Biologist and environmental nonprofit leader Dr. Nigella Hilgarth was the April speaker for St. Mark's Gray Colloquium series. On Thursday, April 11, she addressed the entire School community from the stage of the Putnam Family Arts Center's Class of 1945 Hall.
Recently, as president and chief executive officer of the New England Aquarium, Dr. Hilgarth raised the profile of the aquarium's global conservation and research work by founding the Anderson Cabot Center for Ocean Life, as well as developing a vision for the future of the aquarium and surrounding Boston waterfront.
Previously, Dr. Hilgarth was executived of the Birch Aquarium at UC San Diego: the outreach arm of Scripps Institution of Oceanography. Prior to her work at the Birch Aquarium, she served as executive director of the Tracy Aviary in Salt Lake City, the largest bird park in the country, where she collaborated on research programs on penguins in South America as well as conservation efforts for marine birds in the Galapagos, Peru, and Argentina.
A skilled nature photographer as well, Dr. Hilgarth's work has been on exhibit in Taft Hall.
Before her presentation, Dr. Hilgarth had lunch with interested students and faculty. She asked each of the 16 people at the table to share their interest in environmental issues. It was a lively and informative discussion.
St. Marker Paige LaMalva '20 introduced Dr. Hilgarth and her presentation, entitled "Creating Environmental Change Without Too Much Armor." Dr. Hilgarth shared her experiences in a variety of environmental roles. She particularly emphasized the increasing dangers of climate change and urged her listeners to get involved and make a difference.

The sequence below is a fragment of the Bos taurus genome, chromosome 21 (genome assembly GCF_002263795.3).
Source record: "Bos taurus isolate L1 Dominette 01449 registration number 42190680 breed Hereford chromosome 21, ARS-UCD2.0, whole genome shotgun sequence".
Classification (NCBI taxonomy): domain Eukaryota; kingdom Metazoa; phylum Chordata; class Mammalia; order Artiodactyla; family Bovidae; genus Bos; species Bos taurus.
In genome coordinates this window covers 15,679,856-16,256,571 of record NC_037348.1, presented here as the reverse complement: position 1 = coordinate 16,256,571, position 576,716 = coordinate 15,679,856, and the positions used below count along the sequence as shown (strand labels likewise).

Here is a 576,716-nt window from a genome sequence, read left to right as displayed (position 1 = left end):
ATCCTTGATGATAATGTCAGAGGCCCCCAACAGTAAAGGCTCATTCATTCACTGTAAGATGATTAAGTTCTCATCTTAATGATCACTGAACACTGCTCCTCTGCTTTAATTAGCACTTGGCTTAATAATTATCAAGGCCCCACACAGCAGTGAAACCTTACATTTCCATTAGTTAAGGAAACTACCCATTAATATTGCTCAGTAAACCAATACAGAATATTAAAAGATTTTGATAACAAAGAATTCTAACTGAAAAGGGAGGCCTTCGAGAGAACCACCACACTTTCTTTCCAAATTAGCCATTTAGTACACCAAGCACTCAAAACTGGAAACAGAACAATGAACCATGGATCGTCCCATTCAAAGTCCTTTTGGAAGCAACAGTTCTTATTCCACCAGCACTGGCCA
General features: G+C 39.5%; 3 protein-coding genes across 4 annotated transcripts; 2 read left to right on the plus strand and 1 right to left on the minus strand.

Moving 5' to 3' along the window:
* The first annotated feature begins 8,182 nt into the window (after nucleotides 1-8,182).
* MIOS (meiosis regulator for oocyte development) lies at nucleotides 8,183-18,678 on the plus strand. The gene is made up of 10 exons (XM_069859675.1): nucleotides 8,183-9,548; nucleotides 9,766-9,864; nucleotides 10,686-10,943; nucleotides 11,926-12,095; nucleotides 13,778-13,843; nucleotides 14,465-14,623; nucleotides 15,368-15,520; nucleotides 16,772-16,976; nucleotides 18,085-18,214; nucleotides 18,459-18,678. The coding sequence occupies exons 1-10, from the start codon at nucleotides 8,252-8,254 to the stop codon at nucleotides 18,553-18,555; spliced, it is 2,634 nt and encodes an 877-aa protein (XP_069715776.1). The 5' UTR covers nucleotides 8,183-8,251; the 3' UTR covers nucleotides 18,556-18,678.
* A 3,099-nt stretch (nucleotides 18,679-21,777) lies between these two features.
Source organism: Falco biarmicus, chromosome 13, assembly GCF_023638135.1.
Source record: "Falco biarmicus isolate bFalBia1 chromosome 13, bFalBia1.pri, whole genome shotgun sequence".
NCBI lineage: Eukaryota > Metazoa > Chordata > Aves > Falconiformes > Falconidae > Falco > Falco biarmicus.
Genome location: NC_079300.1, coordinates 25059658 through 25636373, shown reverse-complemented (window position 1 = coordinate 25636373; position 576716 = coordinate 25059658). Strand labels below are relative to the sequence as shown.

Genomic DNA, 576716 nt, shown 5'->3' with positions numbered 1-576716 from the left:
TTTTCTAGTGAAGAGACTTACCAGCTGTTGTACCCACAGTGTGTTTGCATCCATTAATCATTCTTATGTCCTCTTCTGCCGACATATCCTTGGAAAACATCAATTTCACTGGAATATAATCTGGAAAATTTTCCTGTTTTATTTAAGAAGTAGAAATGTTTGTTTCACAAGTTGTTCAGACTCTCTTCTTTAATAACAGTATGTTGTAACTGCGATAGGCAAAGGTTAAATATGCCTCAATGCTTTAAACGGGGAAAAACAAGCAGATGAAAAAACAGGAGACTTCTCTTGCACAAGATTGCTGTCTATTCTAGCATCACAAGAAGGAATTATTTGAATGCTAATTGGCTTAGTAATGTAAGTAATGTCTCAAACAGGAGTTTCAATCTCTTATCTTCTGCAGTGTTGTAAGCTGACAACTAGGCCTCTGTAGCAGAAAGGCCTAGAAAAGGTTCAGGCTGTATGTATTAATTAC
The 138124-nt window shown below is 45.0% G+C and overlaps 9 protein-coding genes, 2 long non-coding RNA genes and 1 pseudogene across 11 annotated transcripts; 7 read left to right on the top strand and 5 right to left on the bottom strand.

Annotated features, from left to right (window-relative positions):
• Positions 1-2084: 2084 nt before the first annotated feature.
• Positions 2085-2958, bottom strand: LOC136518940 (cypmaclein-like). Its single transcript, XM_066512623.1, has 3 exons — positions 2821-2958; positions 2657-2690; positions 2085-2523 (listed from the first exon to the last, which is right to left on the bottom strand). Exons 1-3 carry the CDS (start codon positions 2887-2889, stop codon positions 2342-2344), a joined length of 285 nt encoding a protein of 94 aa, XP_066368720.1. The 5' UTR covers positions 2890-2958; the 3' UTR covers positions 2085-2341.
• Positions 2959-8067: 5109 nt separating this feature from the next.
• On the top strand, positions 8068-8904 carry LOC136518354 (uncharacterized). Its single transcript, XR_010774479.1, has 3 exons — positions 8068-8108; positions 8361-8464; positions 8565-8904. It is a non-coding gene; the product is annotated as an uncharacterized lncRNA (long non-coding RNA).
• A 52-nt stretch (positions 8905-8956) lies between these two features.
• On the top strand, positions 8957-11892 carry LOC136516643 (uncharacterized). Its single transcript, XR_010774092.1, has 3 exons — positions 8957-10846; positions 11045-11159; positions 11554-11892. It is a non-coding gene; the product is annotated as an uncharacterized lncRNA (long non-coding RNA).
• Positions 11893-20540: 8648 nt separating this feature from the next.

The C. Boyden Gray Colloquium Series is designed to engage St. Mark's students in an exploration of one complex global issue annually. Students hear from outside speakers with varying viewpoints, participate in small group discussions, write about and debate the issue, and take part in all-community events. C. Boyden Gray '60, former board president and current Trustee Emeritus, has committed $1.5 million to fund this annual yearlong learning exercise. St. Markers, Gray believes, "should think in big terms and be inquisitive about the outside world." Gray, a former U.S. Ambassador to the European Union, White House counsel to the first President Bush, and recipient of the Presidential Citizens Medal, hopes that tackling these topics in an intensive fashion will inspire students to serve their country and the world. This year's Gray Colloquium theme is "Creating Change."